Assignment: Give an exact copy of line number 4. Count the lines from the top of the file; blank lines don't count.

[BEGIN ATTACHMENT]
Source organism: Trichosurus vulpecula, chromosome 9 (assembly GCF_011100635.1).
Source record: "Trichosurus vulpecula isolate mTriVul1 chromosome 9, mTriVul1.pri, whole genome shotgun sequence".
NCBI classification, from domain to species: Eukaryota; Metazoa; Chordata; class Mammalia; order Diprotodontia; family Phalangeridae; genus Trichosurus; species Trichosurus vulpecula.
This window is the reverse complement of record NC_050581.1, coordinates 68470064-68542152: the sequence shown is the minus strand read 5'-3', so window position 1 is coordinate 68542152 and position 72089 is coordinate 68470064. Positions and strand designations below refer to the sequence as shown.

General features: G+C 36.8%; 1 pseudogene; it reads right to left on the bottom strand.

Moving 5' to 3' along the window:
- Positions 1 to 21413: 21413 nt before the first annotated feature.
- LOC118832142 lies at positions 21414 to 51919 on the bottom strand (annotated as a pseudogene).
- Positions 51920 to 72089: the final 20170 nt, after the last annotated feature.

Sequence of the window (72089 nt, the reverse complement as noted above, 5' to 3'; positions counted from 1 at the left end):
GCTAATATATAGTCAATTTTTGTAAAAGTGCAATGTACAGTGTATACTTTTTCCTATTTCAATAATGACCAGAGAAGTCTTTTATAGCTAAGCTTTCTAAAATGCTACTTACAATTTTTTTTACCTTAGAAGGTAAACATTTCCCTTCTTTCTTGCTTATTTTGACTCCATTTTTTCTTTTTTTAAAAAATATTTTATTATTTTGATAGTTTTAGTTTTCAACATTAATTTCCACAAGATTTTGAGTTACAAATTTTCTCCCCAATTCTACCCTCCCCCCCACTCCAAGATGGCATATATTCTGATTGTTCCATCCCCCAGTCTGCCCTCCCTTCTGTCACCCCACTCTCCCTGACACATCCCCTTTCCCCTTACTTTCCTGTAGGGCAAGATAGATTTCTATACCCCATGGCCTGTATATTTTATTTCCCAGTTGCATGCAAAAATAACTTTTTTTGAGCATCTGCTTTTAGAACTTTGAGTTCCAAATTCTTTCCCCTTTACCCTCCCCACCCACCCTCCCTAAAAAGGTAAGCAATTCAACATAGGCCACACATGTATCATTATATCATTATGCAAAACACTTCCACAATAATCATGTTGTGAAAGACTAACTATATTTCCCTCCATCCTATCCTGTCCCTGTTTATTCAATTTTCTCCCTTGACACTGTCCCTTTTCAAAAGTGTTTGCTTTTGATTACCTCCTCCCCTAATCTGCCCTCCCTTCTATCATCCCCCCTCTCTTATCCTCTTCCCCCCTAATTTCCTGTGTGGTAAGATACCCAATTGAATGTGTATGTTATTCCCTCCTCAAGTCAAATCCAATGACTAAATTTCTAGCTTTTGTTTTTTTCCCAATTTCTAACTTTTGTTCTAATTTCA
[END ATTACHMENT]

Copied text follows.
This window is the reverse complement of record NC_050581.1, coordinates 68470064-68542152: the sequence shown is the minus strand read 5'-3', so window position 1 is coordinate 68542152 and position 72089 is coordinate 68470064. Positions and strand designations below refer to the sequence as shown.